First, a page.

Last week, U.S.-based Footprint announced its plans for a European R&D center at Brainport Industries Campus (BIC) in Eindhoven, the Netherlands. In this interview with founder Troy Swope, we look into the origins of his company, as well as the reasons for the sustainability-driven entrepreneur to expand into Europe. His new R&D Center will feature a prototype and test lab, and a research facility for the development of plant-based fiber Technology. The goal is to create a hub for European customers seeking to transition away from single-use plastics like cutlery, bowls, plates, trays, cups, and takeaway containers.
We meet Troy Swope at the Brainport Industries Campus in Eindhoven, his soon-to-be European headquarters. The days of forced quarantine have washed away the jetlag and Swope is curious to find out more about his future neighbors at BIC. A quick tour offers him and his new European team a first impression of the high-tech ecosystem around companies like Siemens, KMWE, Yaskawa, Anteryon, Fujitsu, and a few dozen more. It’s a world Troy Swope knows all too well. “Indeed, when we first thought of the solutions we are now working on at Footprint, I was still working for Intel, so I really feel at home in a cluster like BIC’s.”
But unlike Intel, you are in the middle of the food industry right now. Where’s the connection?
“While working at Intel, we were on a project to keep our wafers as clean as possible. In that process, we were studying and learning that plastic outgasses on Intel’s product, and keeping this clean was very costly and expensive. And so we were trying to work out a way to solve this problem. We tried to get the plastic to stop outgassing and we really couldn’t find a solution. On the way, I also started thinking about all the food that was stored in plastic. So I contacted the same lab in Santa Clara with some food and asked them to find out if there was the same signature of plastic on the food, as there was on our wafers.”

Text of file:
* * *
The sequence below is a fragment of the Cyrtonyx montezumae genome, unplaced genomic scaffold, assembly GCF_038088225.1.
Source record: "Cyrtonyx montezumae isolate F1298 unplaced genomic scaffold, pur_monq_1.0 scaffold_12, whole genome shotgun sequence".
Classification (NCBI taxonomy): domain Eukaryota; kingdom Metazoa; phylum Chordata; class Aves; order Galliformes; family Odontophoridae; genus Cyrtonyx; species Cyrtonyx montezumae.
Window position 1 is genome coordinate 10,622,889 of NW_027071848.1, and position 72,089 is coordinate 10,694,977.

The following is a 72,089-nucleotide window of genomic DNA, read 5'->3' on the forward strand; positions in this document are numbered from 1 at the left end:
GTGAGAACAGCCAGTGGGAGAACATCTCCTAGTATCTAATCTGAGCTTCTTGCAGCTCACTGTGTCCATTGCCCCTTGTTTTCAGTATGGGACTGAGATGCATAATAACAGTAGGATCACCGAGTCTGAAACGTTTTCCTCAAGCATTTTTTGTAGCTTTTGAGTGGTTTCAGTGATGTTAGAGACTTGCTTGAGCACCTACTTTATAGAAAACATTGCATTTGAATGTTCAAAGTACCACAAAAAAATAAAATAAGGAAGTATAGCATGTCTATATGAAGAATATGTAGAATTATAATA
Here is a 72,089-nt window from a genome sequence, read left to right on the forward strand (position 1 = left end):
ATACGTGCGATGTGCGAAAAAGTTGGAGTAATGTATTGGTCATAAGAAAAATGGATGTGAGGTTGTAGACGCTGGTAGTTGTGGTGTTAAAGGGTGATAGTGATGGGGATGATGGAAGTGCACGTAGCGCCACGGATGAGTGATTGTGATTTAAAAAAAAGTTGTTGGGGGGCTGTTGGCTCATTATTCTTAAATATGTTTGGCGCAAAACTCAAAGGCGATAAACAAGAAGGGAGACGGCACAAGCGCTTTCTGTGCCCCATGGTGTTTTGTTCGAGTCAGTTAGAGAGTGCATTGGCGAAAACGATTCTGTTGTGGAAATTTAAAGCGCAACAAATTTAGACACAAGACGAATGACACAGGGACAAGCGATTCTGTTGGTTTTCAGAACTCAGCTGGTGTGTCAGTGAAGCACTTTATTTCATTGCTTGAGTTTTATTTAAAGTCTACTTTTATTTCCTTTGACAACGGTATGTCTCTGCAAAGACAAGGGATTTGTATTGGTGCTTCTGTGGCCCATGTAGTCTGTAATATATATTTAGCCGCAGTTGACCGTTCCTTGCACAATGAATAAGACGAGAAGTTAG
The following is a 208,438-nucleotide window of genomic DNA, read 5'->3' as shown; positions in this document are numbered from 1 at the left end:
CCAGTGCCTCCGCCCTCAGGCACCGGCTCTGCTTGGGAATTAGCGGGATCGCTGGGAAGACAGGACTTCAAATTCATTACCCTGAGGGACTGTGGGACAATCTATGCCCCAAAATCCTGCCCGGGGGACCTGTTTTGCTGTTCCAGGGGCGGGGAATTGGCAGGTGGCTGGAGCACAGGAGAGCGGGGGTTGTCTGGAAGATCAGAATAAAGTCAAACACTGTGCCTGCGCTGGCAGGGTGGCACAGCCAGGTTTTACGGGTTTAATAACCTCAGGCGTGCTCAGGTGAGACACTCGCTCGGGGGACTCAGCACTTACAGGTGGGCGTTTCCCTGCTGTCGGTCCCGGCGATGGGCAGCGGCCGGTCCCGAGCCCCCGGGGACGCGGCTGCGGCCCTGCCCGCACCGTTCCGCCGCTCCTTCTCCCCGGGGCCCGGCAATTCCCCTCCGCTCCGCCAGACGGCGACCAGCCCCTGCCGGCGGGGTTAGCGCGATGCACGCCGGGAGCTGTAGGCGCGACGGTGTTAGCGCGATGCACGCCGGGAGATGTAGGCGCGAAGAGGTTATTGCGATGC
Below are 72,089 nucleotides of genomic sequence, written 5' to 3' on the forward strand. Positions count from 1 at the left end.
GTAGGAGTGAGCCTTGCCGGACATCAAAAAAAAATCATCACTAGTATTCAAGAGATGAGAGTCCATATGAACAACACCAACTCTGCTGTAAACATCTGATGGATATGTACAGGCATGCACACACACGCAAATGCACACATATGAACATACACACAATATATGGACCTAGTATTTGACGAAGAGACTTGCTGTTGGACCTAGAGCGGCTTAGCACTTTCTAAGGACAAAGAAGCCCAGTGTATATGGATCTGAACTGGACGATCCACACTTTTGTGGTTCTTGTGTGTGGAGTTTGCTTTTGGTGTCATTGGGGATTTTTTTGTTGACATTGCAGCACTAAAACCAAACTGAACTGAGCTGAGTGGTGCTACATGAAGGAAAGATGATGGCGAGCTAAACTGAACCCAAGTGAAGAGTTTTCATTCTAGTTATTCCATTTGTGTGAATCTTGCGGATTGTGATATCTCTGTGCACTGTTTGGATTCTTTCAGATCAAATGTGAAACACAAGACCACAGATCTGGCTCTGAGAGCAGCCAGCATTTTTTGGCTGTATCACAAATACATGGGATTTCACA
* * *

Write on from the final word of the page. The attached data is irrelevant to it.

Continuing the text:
You weren’t in the food business at all, why bother?
“Just out of curiosity, you know, as a father in the first place. At the time, around 2005, I had two young children and I was really concerned about how much plastic we were actually eating every day. Even though we didn’t know the health impacts of eating plastic at that time yet, I felt this was going to be a problem. Now, we’re starting to hear about a connection with Crohn’s disease and Hashimoto’s disease and all the endocrine disruptors that are caused by ingesting plastics. So I started talking to my colleagues at Intel. We said: we’ve got to think of ways to develop a technology to get out of plastic.”